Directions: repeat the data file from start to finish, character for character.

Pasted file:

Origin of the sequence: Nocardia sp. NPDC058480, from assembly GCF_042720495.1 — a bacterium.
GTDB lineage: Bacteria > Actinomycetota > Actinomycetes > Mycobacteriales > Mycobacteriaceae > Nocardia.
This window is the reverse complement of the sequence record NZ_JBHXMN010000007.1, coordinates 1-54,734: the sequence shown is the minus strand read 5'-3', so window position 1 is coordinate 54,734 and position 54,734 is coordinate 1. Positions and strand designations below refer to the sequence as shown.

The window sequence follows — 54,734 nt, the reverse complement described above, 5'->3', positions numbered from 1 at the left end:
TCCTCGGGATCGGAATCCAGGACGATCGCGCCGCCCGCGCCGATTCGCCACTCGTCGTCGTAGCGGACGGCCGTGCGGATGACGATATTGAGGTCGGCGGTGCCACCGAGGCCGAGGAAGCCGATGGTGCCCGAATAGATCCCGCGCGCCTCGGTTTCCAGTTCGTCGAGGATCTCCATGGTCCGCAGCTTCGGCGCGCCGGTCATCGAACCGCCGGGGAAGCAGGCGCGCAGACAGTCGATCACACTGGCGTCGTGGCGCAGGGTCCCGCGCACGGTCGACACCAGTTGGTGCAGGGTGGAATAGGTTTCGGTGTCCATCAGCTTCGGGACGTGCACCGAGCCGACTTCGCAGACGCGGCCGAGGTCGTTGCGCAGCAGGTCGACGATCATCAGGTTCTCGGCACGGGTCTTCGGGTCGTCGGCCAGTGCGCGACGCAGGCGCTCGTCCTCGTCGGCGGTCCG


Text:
Origin of the sequence: Nocardia sp. NPDC058480, from assembly GCF_042720495.1 — a bacterium.
GTDB lineage: Bacteria > Actinomycetota > Actinomycetes > Mycobacteriales > Mycobacteriaceae > Nocardia.
This window is the reverse complement of the sequence record NZ_JBHXMN010000007.1, coordinates 1-54,734: the sequence shown is the minus strand read 5'-3', so window position 1 is coordinate 54,734 and position 54,734 is coordinate 1. Positions and strand designations below refer to the sequence as shown.

The window sequence follows — 54,734 nt, the reverse complement described above, 5'->3', positions numbered from 1 at the left end:
TCCTCGGGATCGGAATCCAGGACGATCGCGCCGCCCGCGCCGATTCGCCACTCGTCGTCGTAGCGGACGGCCGTGCGGATGACGATATTGAGGTCGGCGGTGCCACCGAGGCCGAGGAAGCCGATGGTGCCCGAATAGATCCCGCGCGCCTCGGTTTCCAGTTCGTCGAGGATCTCCATGGTCCGCAGCTTCGGCGCGCCGGTCATCGAACCGCCGGGGAAGCAGGCGCGCAGACAGTCGATCACACTGGCGTCGTGGCGCAGGGTCCCGCGCACGGTCGACACCAGTTGGTGCAGGGTGGAATAGGTTTCGGTGTCCATCAGCTTCGGGACGTGCACCGAGCCGACTTCGCAGACGCGGCCGAGGTCGTTGCGCAGCAGGTCGACGATCATCAGGTTCTCGGCACGGGTCTTCGGGTCGTCGGCCAGTGCGCGACGCAGGCGCTCGTCCTCGTCGGCGGTCCG